Here Come the Barbarians
Barbarian Press of British Columbia By Richard Goodman
Man walks into a bar in East Sutton, Kent. Meets Graham Williams of Florin Press.
“Nice day, isn’t it?” says man, who happens to be Crispin Elsted.
“That it is,” replies Williams.
“Can you teach me about letterpress typography and change my life?”
“I can,” says Williams.
And so he did.
Well, it happened almost like that.
In 1977, Crispin Elsted, and his wife Jan, Canadians from British Columbia, were getting their PhDs in English literature at the University of London. “I had written a poem as a gift for someone and wanted to put it in the form of a small book,” recounted Crispin, “and someone directed us to Graham.” They arranged to meet in aforesaid pub in Kent.
As Williams remembered it: “I was living in a cottage I rented from a friend…in rural Kent….There was little time [and money, as Crispin added] to produce the book in Crispin’s time scale and so I suggested that they help me….The text was set from some borrowed type….I worked late into the evenings for a week with some help from Crispin whilst Jan watched. Later it was to be Jan who took to the printing. At times I would roll out the ink and say ‘down to the pub’ where we had a pint, whilst I let the ink dry out a little on the slab to prevent too much ink squash.”
The Elsteds remained in England for about a year longer, periodically journeying to Williams’ cottage, thirsty for knowledge of this craft. “They watched what I did,” said Williams, “but that was hardly sufficient to call an apprenticeship. They learnt, as I did, by doing it themselves.”
By the time Crispin and Jan were about to leave, ideas of a career teaching literature had been shelved, and they returned to British Columbia with some newly purchased type and a few presses they had bought, determined to make beautiful books for the rest of their lives. Thus the serendipitous birth of Barbarian Press.
I fell in love with the Elsteds—no, no, not what you think. I fell because of their philosophy:
“Unlike those of many printers of fine books,” they have written, “our backgrounds are in literary studies and writing rather than graphic and studio arts, and we make our books to be read, not merely looked at. We feel that nothing should come between the text and the reader….The design and making of beautiful books is only secondarily a matter of self-expression; its first excellence is to serve the author and the reader.”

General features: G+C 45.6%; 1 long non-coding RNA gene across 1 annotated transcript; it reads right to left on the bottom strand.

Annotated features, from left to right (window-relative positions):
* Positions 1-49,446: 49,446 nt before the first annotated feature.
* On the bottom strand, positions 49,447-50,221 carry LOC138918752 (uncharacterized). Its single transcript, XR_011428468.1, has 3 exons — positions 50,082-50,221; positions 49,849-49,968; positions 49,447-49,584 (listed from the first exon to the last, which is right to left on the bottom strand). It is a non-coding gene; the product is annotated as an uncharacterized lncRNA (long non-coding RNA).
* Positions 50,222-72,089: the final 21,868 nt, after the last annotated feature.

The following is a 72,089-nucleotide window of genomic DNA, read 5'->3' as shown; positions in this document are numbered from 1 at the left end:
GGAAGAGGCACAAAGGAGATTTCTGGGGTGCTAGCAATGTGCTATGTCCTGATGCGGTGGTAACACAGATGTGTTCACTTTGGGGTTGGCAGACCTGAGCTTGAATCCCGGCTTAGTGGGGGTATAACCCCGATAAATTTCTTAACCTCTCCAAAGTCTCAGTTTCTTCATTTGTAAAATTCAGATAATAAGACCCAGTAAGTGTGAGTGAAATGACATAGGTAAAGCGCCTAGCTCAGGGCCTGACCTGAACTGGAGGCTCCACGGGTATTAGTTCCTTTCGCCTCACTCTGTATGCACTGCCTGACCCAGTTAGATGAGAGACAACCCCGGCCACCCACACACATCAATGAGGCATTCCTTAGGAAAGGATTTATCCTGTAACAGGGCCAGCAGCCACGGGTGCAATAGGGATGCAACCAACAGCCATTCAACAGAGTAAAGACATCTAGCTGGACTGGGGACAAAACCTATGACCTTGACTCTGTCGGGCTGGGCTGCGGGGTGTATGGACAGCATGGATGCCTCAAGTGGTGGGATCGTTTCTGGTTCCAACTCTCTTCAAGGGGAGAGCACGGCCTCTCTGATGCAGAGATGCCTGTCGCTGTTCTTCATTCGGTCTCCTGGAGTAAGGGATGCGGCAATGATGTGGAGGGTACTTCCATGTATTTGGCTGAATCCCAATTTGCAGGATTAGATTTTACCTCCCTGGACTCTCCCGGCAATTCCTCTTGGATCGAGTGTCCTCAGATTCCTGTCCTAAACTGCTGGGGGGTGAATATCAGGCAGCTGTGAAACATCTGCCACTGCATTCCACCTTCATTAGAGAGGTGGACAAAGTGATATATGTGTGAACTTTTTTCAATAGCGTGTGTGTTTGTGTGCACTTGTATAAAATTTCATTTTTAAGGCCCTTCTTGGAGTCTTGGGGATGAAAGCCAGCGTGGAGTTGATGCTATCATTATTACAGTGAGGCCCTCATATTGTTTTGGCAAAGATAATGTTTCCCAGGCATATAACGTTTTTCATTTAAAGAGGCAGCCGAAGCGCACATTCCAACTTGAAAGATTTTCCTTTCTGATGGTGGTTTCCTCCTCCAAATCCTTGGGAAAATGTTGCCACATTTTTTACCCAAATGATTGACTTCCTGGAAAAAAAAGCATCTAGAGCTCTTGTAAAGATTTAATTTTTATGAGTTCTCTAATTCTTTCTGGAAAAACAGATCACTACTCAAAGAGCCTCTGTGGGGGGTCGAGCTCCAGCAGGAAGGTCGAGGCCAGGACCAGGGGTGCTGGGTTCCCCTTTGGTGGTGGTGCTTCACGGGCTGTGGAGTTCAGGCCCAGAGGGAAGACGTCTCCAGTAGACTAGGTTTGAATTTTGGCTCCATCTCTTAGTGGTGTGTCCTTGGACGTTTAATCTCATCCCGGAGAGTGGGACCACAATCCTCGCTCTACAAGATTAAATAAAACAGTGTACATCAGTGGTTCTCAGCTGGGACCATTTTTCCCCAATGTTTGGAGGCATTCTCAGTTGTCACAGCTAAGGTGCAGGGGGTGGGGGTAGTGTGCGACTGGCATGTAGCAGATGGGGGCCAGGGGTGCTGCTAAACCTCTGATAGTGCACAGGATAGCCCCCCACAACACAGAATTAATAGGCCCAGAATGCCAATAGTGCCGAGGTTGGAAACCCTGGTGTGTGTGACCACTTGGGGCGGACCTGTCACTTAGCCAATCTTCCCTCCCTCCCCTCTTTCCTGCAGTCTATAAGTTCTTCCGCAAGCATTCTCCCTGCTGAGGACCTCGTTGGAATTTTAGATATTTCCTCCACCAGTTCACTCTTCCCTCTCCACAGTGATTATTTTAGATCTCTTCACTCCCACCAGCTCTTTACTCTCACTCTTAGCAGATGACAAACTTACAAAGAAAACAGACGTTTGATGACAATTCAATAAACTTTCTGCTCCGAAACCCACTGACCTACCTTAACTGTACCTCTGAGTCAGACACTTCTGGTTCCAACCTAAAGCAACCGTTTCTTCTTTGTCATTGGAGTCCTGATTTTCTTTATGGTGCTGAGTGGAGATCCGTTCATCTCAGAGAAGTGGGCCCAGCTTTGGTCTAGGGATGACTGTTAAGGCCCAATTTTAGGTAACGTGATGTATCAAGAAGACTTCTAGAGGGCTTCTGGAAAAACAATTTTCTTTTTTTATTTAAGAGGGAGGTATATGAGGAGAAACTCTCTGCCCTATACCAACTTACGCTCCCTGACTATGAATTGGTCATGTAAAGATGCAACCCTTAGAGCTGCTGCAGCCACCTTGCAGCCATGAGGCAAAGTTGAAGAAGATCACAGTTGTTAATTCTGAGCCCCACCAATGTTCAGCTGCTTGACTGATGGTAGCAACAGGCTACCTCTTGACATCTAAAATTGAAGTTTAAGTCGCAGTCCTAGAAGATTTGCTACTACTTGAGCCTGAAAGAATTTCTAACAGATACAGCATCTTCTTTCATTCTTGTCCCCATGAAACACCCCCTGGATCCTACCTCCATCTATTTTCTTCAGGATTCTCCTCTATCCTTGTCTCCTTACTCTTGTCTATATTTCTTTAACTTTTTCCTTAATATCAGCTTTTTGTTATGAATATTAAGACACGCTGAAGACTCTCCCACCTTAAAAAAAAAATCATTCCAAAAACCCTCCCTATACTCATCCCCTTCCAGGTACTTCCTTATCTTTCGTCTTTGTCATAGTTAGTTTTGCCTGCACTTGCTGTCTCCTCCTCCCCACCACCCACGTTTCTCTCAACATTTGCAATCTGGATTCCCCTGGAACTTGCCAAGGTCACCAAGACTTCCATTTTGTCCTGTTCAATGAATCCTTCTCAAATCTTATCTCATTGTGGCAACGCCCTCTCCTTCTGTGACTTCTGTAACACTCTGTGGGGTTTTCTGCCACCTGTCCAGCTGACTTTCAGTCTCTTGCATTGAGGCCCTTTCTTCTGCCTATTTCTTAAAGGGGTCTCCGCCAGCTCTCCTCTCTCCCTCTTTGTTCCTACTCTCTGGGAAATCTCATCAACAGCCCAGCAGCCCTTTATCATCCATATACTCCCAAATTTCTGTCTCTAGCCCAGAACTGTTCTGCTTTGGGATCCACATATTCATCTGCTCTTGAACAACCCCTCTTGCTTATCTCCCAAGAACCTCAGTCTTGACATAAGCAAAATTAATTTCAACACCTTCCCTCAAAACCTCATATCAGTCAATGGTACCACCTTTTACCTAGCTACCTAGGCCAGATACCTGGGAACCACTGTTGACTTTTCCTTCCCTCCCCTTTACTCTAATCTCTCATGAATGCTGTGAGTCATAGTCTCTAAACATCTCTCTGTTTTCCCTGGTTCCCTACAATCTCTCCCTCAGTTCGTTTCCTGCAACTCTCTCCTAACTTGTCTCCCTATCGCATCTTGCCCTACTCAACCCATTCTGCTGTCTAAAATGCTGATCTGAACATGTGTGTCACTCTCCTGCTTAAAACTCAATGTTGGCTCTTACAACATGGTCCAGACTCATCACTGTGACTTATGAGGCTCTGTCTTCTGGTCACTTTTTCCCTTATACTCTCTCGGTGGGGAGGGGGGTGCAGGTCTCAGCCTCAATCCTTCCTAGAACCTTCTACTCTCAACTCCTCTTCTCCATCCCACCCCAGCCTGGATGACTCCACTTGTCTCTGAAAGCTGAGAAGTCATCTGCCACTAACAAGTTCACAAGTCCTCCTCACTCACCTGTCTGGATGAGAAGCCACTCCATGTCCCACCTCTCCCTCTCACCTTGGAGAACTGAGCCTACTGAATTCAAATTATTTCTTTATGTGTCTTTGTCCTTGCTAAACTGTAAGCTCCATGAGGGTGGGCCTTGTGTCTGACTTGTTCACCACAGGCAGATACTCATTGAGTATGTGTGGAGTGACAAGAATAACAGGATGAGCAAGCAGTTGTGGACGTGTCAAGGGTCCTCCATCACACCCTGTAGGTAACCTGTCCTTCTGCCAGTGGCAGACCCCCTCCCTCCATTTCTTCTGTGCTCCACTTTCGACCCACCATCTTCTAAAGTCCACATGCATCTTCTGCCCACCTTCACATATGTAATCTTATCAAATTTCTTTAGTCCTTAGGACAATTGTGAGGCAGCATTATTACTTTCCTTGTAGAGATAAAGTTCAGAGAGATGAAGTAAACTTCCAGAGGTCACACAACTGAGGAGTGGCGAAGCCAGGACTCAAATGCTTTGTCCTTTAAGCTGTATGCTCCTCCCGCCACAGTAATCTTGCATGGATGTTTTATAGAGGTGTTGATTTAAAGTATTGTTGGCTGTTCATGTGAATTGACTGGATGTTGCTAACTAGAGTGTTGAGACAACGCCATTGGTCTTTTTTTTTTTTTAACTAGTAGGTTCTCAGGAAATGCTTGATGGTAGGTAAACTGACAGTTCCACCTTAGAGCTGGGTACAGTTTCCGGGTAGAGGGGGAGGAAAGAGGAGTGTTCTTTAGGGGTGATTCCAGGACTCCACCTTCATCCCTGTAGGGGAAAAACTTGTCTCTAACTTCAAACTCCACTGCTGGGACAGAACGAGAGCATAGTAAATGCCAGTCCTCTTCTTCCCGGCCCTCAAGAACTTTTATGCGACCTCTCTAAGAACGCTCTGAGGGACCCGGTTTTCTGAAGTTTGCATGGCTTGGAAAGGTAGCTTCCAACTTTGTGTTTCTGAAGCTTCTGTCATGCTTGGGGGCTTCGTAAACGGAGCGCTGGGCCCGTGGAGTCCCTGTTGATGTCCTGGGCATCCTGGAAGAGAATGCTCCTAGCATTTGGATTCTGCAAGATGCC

These words would appeal to any writer. The fact that their background is literary—Crispin is also a poet and essayist—rather than graphic or studio arts has set their priorities. They also have written that “the best typography is effective to the degree that it is unobtrusive, supporting, not supplanting, the principal experience of the reader.” In general, the design and typesetting have been done by Crispin and the presswork by Jan.
Since 1977, Barbarian Press has produced nearly 40 books, two of which are bibliographies of their own work: Utile Dulci: The First Decade at Barbarian Press (1988)—their most requested book—and Hoi Barbaroi: A Quarter Century at Barbarian Press (2004), the latter a sumptuous 150-page volume that is more than a simple listing of books. “It is,” said Crispin, “a corroboration of what we do.” It is also a sophisticated communication to other makers of fine press books: You are not alone. They have published books of poems by writers as diverse as Edmund Spenser (Prothalamion and Epithalamion, 1998); William Shakespeare (Venus and Adonis, 2005); John Keats (The Eve of St. Agnes, 2003); Arthur Hugh Clough (Amours de Voyage, 2007); the contemporary Canadian playwright, John Carroll (Rumor of a Shark, 1999); and even Crispin Elsted (A Natural History of Surprise, 2002). They have also published a remembrance of Leonard Baskin by Barry Moser, and, throughout the years, a number of broadsheets.